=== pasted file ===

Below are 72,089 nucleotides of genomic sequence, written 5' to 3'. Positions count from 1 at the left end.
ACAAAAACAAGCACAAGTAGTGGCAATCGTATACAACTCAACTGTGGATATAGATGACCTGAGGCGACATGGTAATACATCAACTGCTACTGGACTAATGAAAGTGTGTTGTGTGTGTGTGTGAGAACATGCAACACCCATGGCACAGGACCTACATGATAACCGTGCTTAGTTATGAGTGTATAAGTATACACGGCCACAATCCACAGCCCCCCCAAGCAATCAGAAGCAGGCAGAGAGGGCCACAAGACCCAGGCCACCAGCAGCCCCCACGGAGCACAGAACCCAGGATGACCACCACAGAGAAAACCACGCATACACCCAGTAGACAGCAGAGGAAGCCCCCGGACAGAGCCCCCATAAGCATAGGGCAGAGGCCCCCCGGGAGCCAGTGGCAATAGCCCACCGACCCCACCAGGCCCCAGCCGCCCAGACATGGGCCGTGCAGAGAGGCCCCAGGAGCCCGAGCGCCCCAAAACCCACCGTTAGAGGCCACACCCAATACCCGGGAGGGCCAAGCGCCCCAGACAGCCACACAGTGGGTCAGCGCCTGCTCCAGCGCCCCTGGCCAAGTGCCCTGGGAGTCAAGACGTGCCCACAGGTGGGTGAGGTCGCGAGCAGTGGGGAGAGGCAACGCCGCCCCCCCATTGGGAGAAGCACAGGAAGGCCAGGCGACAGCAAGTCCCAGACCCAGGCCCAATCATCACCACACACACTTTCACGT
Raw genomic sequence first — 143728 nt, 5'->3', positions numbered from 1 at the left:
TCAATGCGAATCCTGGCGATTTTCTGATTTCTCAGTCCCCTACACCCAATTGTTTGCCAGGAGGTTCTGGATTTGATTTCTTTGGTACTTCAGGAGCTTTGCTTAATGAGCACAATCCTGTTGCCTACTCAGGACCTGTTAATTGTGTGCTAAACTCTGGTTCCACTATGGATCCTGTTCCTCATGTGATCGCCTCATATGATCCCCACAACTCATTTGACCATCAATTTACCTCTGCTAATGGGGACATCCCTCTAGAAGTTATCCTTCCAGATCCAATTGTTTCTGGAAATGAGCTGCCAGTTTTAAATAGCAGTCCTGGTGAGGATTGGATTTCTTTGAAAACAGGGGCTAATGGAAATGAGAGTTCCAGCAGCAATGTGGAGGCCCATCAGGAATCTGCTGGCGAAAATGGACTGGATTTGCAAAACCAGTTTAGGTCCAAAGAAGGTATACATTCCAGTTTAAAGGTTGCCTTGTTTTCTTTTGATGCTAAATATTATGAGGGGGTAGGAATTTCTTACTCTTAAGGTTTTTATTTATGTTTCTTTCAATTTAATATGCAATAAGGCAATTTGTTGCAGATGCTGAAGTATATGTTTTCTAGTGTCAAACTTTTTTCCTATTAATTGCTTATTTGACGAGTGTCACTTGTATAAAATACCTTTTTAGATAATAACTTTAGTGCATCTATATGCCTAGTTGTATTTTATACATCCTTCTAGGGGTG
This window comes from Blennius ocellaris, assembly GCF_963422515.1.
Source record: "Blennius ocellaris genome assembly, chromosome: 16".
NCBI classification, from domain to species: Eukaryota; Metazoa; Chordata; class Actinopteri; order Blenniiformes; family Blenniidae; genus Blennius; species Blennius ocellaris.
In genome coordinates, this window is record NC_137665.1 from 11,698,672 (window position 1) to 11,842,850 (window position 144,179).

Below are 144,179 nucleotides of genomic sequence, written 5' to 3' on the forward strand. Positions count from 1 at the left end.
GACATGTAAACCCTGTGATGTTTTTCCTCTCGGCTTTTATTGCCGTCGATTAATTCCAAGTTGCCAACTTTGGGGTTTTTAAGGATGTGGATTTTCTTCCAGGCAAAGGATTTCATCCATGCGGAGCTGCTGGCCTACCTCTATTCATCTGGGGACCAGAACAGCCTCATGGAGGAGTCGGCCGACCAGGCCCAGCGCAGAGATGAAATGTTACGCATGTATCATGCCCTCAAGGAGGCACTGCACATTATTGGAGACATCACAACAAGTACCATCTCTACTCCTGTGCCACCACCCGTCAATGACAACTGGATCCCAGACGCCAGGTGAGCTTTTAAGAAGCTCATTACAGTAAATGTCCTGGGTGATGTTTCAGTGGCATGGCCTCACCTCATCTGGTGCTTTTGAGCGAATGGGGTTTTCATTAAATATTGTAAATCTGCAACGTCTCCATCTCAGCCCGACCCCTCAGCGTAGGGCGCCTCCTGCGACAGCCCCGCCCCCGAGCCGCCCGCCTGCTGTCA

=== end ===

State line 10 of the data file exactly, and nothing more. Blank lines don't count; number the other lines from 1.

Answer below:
GACATGTAAACCCTGTGATGTTTTTCCTCTCGGCTTTTATTGCCGTCGATTAATTCCAAGTTGCCAACTTTGGGGTTTTTAAGGATGTGGATTTTCTTCCAGGCAAAGGATTTCATCCATGCGGAGCTGCTGGCCTACCTCTATTCATCTGGGGACCAGAACAGCCTCATGGAGGAGTCGGCCGACCAGGCCCAGCGCAGAGATGAAATGTTACGCATGTATCATGCCCTCAAGGAGGCACTGCACATTATTGGAGACATCACAACAAGTACCATCTCTACTCCTGTGCCACCACCCGTCAATGACAACTGGATCCCAGACGCCAGGTGAGCTTTTAAGAAGCTCATTACAGTAAATGTCCTGGGTGATGTTTCAGTGGCATGGCCTCACCTCATCTGGTGCTTTTGAGCGAATGGGGTTTTCATTAAATATTGTAAATCTGCAACGTCTCCATCTCAGCCCGACCCCTCAGCGTAGGGCGCCTCCTGCGACAGCCCCGCCCCCGAGCCGCCCGCCTGCTGTCA